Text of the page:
City Bird Keeper
Sarah & Chiyoko Myose
Clapp Memorial Park, Wichita, KS
acrylic on fiberglass
In the city of Wichita, we have a beautiful landmark called "Keeper of the Plains" by Blackbear Bosin. There has been a community-based art project called "Keepers on Parade" organized by Together Wichita, where local artists paint on replicas of Keeper of the Plains. Each replica has been placed in different spots in the city. In 2020, my daughter, Sarah, and I were selected to paint one of the Keepers on Parade to celebrate Wichita's 150th anniversary. It was my daughter's idea to apply for this event "Keeper 150" together as a mother and a daughter team. Our Keeper was assigned to be placed at Clapp Park in South Wichita. We started planning the design in February, spent the whole month of May for painting, and now it's installed at Clapp Park. It is located at the northeast corner of the park near the clubhouse. It can be seen from the intersection at Harry St. as well. We hope this Keeper will be enjoyed by the people in the community for many years to come. The title of the Keeper is "City Bird Keeper".
Here is the full artist statement.
City Bird Keeper
Keeper 150 (District 3, Clapp Park)
Sarah & Chiyoko Myose
We are incredibly grateful to paint one of the Keepers on Parade to commemorate Wichitas 150th birthday. The Keeper has become a symbol of unity and identity in our city, and we are reminded of the history and roots of this work of art. We would like to give our utmost respect and homage to Blackbear Bosin, the Kiowa-Comanche artist who created the original Keeper of the Plains, and Native Americans in Wichita and across the United States. The Keeper is a reminder to us of the land we are on and indigenous cultures that are often overlooked and misrepresented. We are reminded that, unlike Native Americans, we are all immigrants and sojourners on this land in the United States, and the Keeper is a symbol of this unity and strength we have as a community.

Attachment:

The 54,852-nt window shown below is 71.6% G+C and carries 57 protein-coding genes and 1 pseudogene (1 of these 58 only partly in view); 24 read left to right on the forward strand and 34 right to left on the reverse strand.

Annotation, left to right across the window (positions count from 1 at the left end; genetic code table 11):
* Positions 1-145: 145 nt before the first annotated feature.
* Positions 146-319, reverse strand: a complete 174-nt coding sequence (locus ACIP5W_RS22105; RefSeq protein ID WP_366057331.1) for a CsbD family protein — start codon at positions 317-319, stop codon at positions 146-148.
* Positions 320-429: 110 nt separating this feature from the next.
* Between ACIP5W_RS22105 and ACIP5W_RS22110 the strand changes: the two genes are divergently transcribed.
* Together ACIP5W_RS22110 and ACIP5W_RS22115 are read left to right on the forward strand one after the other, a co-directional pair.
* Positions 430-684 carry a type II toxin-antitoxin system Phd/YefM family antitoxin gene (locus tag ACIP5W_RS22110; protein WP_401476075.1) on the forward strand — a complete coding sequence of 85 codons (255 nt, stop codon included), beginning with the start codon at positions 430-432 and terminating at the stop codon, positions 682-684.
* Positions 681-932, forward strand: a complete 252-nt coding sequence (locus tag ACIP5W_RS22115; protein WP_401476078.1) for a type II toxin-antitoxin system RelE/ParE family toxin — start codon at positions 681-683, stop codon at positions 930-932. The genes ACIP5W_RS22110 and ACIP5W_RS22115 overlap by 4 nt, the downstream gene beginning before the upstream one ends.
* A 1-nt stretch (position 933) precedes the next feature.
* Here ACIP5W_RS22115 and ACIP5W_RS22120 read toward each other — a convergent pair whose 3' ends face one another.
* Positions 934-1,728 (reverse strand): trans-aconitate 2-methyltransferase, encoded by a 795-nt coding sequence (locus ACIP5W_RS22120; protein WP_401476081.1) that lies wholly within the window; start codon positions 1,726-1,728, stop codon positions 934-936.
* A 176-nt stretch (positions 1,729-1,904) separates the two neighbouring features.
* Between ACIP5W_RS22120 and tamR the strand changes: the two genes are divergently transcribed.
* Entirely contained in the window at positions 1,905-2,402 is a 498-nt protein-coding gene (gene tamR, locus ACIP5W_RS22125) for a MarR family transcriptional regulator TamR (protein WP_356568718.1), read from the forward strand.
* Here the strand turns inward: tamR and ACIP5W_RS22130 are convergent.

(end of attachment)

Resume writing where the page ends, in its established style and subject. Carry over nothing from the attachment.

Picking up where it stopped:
Our design for the Keeper illustrates the colorful, bright, and active personality of District 3, where Clapp Park is located. We decided to include buildings, imagery, and symbols from the north end of District 3 to create this design. Notable buildings include the Clapp Park clubhouse, Water Center, St. Joseph Hospital, All Saints Catholic Church, John Mack Bridge, and WSU Tech campus. These structures are interesting. In a sense, they illustrate different facets of peoples' needs such as medical, educational, spiritual, political, and social needs. We chose this stylized and simplified mode of rendering to create a vibrant and whimsical tone.
At the base of the Keeper, an overlapping river illustrates the Arkansas River that flows throughout the district, while a bright, blue sky breaks through.
Large, white birds fly through the Keeper, which symbolize the districts history of manufacturing airplanes, the McConnell Air force base, and the significance of being at the heart of the Air Capital of the world. Flying upward, the birds illustrate the communitys efforts to soar high and fly together.
Colorful circles overlap the elements in the design, which are exemplary of the round shape of golf balls and disc golf. Both golf and disc golf are activities based on the importance of working towards a common goal. These games provide the opportunity to find respite in recreation, exploration, and leisure outdoors. They have both been the main attraction at Clapp Park. They also represent movements of thoughts.
At the back of the Keeper, two hands meet to shake hands to illustrate the shared value of working together as a community. Through thick and thin, the people of District 3 continue to thrive and collaborate with one another and make a community that is strong and firm.
We hope to illustrate thriving scenery for District 3 and celebrate the areas history and diversity of experiences. This Keeper design is a symbol of a multitude of perspectives, personalities, and positive experiences in the community.